DataOps is continually rising in organizations that understand the necessity of accessing and governing the data used to feed analytics engines and machine learning.
Like DevOps, DataOps is about getting something into production. With DevOps, it's code; with DataOps, it's data.
This year, organizations asked fewer questions about what DataOps is because its general definition is broadly understood. Less obvious may be the business value it delivers, especially if approaching DataOps as another technology to implement.
"There are a lot of tools, systems and technologies available, but the challenge is to find the one which matches your organizational needs," said Sush Apshankar, solution lead of analytics and AI/ML at global technology research and advisory firm ISG. "The second piece is people. You need to build that data-first mindset and then get the right people on the team."
Importantly, DataOps doesn't just help ensure that the necessary data is available. It also ensures the timely delivery of that data and that the data is properly governed.
"The DataOps teams should be focused on simplifying and optimizing current data pipelines and inserting their people, architecture, best practices, designs and patterns into all new data development efforts," said Dan Sutherland, senior director of technology consulting at global consulting firm Protiviti.
What's falling through the data cracks
Some DataOps teams are building robust data pipelines to deliver tangible business value, while others are still struggling to get it right.
Data and AI projects are notoriously slow to progress from ideation to realization. There's usually no consistent path or pattern for businesses to follow other than loading the data into an existing data lake and figuring out how to find, filter, cleanse and leverage that data. Meanwhile, IT departments are usually backed up with high-priority operational requests, so the business may leverage its own staff to complete the work without a clear, defined path to completion.
A second issue is that some organizations don't understand the value of DataOps, so it lacks the budget and staff necessary to succeed. Common problems most organizations face include the lack of classification for critical data elements, no single trusted inventory of available data assets, and minimal or inconsistent data definitions. There is no defined standard, discipline, methodology or consistency for development, deployment and operationalizing data and AI assets, Sutherland said.
"DataOps principles ensure there is an accurate, up-to-date inventory of all data and AI-related assets and processes, and any new project must adhere to the standards and update that inventory accordingly," he said.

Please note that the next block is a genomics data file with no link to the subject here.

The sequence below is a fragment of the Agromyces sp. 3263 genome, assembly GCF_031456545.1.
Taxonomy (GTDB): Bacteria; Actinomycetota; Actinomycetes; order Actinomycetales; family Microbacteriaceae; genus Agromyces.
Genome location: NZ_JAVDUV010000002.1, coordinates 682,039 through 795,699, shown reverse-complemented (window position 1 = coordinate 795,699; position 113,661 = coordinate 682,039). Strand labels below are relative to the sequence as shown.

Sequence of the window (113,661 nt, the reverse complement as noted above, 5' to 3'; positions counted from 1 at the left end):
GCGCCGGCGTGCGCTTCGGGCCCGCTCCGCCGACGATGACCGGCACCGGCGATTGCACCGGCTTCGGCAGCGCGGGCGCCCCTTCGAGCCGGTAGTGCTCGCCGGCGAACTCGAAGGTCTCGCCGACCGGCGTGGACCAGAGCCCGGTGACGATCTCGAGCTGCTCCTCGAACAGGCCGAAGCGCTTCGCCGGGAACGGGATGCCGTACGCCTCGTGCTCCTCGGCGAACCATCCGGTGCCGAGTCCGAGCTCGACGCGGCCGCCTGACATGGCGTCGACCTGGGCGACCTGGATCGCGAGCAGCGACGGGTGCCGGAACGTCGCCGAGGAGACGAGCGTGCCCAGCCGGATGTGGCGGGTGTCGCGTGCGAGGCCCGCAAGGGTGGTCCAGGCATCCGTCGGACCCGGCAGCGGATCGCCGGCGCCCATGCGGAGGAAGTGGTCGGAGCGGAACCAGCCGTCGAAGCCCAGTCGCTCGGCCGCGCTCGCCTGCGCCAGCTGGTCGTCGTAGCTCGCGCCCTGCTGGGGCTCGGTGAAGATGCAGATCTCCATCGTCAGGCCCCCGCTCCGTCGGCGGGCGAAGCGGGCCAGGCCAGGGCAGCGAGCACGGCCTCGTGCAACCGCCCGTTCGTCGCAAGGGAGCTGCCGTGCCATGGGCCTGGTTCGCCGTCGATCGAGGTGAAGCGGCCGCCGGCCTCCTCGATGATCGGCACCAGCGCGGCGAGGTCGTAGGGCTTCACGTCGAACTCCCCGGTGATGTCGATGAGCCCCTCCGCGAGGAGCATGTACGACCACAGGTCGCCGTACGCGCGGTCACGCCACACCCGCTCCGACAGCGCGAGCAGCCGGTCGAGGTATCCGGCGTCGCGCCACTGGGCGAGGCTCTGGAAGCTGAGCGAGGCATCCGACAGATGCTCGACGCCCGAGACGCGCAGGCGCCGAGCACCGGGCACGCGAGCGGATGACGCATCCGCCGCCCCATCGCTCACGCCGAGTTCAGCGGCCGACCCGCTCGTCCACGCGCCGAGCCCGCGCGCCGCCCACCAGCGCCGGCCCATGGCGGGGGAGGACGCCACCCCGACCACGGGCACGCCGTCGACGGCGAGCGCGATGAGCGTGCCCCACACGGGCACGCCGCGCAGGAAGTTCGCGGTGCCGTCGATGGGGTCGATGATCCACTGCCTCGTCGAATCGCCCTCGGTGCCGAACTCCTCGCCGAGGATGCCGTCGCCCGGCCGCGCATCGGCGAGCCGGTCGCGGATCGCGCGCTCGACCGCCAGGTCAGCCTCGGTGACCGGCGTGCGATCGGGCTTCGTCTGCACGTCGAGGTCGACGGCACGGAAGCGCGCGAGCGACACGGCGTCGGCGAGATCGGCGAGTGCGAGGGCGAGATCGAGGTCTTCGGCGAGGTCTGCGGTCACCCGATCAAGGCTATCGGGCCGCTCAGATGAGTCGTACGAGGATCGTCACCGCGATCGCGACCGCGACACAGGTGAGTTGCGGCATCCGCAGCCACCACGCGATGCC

Of course, the data engineers building data pipelines need the support of other roles to deliver business value, which typically includes some combination of a chief analytics officer (CAO), a chief data officer, a chief digital officer, data scientists, data analysts and data architects.
"Number one is how does it integrate with your existing systems and how to do you marry the technology KPIs with the business KPIs?" Apshankar said.
Some examples of technology KPIs are system downtime, the number of tickets raised and the swiftness with which the system was brought in. The business KPIs include whether people are actually using it and how it helps reduce time and cost, Apshankar said.
In short, DataOps necessarily bridges the gaps between making data available in the first place and driving positive business value with it.
Future DatOps trends
The most mature DataOps teams adopt a DevOps mindset of continuous improvement, which can involve many processes and practices. Though data pipelines speed data access and make working with data more reliable, they are not "set-and-forget" assets even though they may be automating some tasks. Pipeline performance can degrade if system interconnectivity is brittle, the data is not delivered in a timely manner, or a necessary resource falters or changes.
"Most data, analytics and AI projects fail because operationalization is addressed as an afterthought," Sutherland said. "The team should be evangelizing the business value of DataOps to the organization and monitoring all new and enhancement projects to ensure DataOps is an integral part of the development and deployment for each initiative."
Some of the skillsets Sutherland thinks organizations must develop include the following:
- Understand cloud-native technologies and platforms.
- Keep abreast of new products and product improvements
- Build skills in data and AI-related agile software development lifecycle methodologies, development, unit testing and integration frameworks.
- Build skills in reuse and automation.
- Leverage collaborative data development tools that let them to work more effectively with data architects, data engineers and data scientists.
DataOps teams need to possess many of the skills that DevOps teams already have, which is one reason why to consider developers as prime data engineer candidates. Like DevOps, DataOps ensures the timely delivery of a quality product; in this case, that is using data for analytics and training data for machine learning.